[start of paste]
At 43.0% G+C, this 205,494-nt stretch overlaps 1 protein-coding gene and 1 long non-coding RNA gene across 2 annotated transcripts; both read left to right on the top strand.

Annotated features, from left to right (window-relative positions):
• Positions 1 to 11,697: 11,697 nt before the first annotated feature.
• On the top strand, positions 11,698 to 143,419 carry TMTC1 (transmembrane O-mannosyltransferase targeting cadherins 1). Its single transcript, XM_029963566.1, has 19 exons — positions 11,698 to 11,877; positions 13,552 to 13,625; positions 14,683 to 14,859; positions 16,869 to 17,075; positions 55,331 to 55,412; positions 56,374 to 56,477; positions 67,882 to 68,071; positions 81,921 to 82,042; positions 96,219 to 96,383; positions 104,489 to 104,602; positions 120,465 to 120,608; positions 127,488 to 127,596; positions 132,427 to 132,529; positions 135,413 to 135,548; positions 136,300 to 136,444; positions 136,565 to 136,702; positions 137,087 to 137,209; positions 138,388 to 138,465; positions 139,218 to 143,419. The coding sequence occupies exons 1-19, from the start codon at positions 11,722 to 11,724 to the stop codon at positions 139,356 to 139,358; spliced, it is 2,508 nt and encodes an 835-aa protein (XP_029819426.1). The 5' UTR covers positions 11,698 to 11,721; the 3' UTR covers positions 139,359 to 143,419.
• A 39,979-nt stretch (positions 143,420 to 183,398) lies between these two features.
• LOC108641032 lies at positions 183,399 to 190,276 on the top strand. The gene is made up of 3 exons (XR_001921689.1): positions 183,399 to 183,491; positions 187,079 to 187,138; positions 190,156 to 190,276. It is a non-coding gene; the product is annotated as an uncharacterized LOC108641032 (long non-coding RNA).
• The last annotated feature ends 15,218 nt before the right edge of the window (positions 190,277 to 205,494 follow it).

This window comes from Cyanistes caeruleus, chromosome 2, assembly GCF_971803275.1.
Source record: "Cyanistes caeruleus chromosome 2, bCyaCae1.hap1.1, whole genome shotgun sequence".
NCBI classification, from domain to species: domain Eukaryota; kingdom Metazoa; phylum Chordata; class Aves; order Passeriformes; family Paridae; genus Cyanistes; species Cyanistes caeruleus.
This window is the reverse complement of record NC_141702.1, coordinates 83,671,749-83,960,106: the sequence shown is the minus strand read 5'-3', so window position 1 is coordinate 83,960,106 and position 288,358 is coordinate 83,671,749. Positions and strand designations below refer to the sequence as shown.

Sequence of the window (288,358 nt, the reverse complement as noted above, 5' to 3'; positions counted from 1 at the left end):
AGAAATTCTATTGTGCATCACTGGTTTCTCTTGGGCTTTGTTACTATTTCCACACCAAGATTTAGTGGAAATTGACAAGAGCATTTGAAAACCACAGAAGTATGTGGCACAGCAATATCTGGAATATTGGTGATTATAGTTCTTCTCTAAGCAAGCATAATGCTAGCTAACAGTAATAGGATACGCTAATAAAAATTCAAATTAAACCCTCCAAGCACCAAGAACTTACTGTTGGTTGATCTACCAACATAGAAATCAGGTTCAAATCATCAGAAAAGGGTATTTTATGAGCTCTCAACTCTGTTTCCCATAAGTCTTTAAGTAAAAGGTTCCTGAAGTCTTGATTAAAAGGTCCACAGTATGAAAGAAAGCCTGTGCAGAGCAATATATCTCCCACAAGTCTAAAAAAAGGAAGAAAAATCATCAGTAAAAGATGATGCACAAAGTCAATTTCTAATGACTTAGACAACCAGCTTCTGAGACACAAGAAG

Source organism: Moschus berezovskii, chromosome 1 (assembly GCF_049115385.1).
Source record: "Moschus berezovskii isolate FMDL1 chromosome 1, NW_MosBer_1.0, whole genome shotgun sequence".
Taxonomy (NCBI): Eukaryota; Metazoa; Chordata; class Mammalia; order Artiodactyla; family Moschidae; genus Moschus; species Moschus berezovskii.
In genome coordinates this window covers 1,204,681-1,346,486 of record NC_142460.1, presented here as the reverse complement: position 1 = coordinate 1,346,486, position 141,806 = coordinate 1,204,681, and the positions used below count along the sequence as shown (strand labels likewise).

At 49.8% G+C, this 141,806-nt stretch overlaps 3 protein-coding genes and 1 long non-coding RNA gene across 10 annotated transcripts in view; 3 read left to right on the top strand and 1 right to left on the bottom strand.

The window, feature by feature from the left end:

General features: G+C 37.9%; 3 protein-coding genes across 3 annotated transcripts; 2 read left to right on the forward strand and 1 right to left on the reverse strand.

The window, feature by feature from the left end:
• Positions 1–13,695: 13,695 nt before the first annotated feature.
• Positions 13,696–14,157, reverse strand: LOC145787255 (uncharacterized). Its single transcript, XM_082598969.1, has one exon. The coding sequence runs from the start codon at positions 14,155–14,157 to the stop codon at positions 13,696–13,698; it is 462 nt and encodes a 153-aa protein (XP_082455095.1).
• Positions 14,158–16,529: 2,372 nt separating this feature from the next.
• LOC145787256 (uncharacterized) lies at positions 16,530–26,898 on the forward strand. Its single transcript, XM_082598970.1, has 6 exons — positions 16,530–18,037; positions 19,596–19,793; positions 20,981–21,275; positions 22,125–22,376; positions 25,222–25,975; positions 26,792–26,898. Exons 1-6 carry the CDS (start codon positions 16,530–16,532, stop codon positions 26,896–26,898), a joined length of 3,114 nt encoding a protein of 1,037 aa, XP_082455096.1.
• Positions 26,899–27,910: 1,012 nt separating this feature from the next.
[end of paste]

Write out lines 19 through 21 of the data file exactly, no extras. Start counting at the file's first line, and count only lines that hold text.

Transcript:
The window, feature by feature from the left end:

General features: G+C 37.9%; 3 protein-coding genes across 3 annotated transcripts; 2 read left to right on the forward strand and 1 right to left on the reverse strand.

The window, feature by feature from the left end: